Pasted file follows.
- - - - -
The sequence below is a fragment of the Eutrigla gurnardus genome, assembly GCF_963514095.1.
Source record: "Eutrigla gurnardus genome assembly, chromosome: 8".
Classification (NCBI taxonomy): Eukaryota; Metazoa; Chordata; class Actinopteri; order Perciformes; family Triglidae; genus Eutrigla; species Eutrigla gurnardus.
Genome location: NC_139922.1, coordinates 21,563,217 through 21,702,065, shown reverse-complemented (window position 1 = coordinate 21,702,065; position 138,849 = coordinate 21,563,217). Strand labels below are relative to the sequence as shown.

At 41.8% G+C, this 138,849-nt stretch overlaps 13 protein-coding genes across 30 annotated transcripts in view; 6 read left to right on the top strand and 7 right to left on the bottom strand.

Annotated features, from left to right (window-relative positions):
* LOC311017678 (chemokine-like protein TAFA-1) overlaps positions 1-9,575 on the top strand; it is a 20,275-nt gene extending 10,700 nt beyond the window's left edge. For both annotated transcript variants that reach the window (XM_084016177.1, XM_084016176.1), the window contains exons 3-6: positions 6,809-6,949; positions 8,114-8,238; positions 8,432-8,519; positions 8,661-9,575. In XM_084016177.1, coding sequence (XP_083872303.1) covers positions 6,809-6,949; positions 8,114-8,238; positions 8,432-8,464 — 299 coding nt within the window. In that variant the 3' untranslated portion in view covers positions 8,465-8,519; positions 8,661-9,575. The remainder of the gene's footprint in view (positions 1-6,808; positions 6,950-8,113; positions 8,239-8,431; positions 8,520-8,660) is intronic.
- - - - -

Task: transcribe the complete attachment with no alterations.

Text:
The sequence below is a fragment of the Eutrigla gurnardus genome, assembly GCF_963514095.1.
Source record: "Eutrigla gurnardus genome assembly, chromosome: 8".
Classification (NCBI taxonomy): Eukaryota; Metazoa; Chordata; class Actinopteri; order Perciformes; family Triglidae; genus Eutrigla; species Eutrigla gurnardus.
Genome location: NC_139922.1, coordinates 21,563,217 through 21,702,065, shown reverse-complemented (window position 1 = coordinate 21,702,065; position 138,849 = coordinate 21,563,217). Strand labels below are relative to the sequence as shown.

At 41.8% G+C, this 138,849-nt stretch overlaps 13 protein-coding genes across 30 annotated transcripts in view; 6 read left to right on the top strand and 7 right to left on the bottom strand.

Annotated features, from left to right (window-relative positions):
* LOC311017678 (chemokine-like protein TAFA-1) overlaps positions 1-9,575 on the top strand; it is a 20,275-nt gene extending 10,700 nt beyond the window's left edge. For both annotated transcript variants that reach the window (XM_084016177.1, XM_084016176.1), the window contains exons 3-6: positions 6,809-6,949; positions 8,114-8,238; positions 8,432-8,519; positions 8,661-9,575. In XM_084016177.1, coding sequence (XP_083872303.1) covers positions 6,809-6,949; positions 8,114-8,238; positions 8,432-8,464 — 299 coding nt within the window. In that variant the 3' untranslated portion in view covers positions 8,465-8,519; positions 8,661-9,575. The remainder of the gene's footprint in view (positions 1-6,808; positions 6,950-8,113; positions 8,239-8,431; positions 8,520-8,660) is intronic.